Remember that old saying, “The enemy of my enemy is my friend”? Well, Apple CEO Steve Jobs may have forgotten those words of wisdom as he was publishing an anti-Flash rant last week. Many iPhone, iPod Touch, and iPad users; BlackBerry addicts; and Android fans have long thought of Adobe Flash as a sort of Holy Grail. Flash is an internet plugin that’s required by many websites for viewing videos, playing games, and interacting with content. In fact, entire pages can appear blank on devices where Flash is missing!
A “lite” version of Flash has been available for awhile on some Android smartphones, such as the HTC Hero, but that software has its share of problems and isn’t fully compatible with all of the Flash content out there. Also, Flash Lite is inexplicably unavailable for other Android devices, like the Motorola Droid. Well, Android owners are about to get some special attention from Adobe in the form of a full version of Flash 10.1, scheduled for general release in June. Owners of older Android devices beware: navigating to http://get.adobe.com/flashplayer/ on my Droid gave me a message saying, “Adobe Flash Player 10.1 is coming to Android 2.0 and future releases in the first half of 2010.” Adobe will also be releasing full versions of Flash for BlackBerry and other platforms… none of them Apple. Mr. Jobs has made it quite clear that he won’t allow Flash on iPhone, iPod Touch, or iPad. Macintosh hasn’t exactly been a priority for Apple lately, so it’s a safe bet that Flash will continue to work on Macs into the foreseeable future.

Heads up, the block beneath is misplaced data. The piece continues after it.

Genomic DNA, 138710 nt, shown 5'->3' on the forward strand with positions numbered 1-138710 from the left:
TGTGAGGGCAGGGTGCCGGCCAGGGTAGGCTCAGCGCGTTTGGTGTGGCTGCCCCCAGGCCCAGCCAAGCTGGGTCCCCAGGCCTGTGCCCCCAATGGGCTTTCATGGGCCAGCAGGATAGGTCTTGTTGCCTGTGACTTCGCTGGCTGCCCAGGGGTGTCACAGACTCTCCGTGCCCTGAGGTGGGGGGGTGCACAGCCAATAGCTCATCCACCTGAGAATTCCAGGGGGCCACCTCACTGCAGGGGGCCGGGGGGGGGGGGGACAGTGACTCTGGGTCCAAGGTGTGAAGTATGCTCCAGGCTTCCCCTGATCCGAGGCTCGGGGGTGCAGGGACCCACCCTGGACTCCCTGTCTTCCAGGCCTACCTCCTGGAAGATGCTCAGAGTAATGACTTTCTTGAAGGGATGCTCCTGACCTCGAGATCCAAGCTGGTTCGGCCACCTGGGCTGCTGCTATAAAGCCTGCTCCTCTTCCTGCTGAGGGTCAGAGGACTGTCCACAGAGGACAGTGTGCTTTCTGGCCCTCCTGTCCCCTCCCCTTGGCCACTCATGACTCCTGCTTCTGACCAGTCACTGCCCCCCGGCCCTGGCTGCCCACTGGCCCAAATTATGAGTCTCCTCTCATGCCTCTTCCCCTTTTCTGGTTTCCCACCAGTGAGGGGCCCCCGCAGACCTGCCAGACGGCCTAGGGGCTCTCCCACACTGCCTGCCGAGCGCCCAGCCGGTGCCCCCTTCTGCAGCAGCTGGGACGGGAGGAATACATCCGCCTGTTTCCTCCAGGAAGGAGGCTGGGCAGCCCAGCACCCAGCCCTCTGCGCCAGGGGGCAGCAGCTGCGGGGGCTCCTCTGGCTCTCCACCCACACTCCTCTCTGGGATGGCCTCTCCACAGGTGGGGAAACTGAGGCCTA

Here’s where it gets really interesting. Adobe will soon be giving FREE Android phones, with Flash capabilities, to its employees. Some are asking which Android device Adobe will choose to give its workers. An equally important question is, which cellphone service provider will Adobe choose? Even if Adobe limits the free phones to a small group of employees, this kind of contract could be a big PR coup for the winning provider. It’s true that newer technologies like H.264 and HTML5 are challenging the dominance of Flash in some areas, especially video, but Flash is here now and isn’t going away any time soon.
Some apps, such as the SkyFire web browser, currently offer limited Flash support. The legality of such apps is unclear, but they might be useful on Android devices where Flash Lite is unavailable and/or for those users who cannot wait for Adobe to finish developing full Flash support. Indeed, ABH News and others are reporting that developers are in the process of porting SkyFire to iPhone — since it looks like customers will never see “real” Flash on any of Apple’s mobile offerings.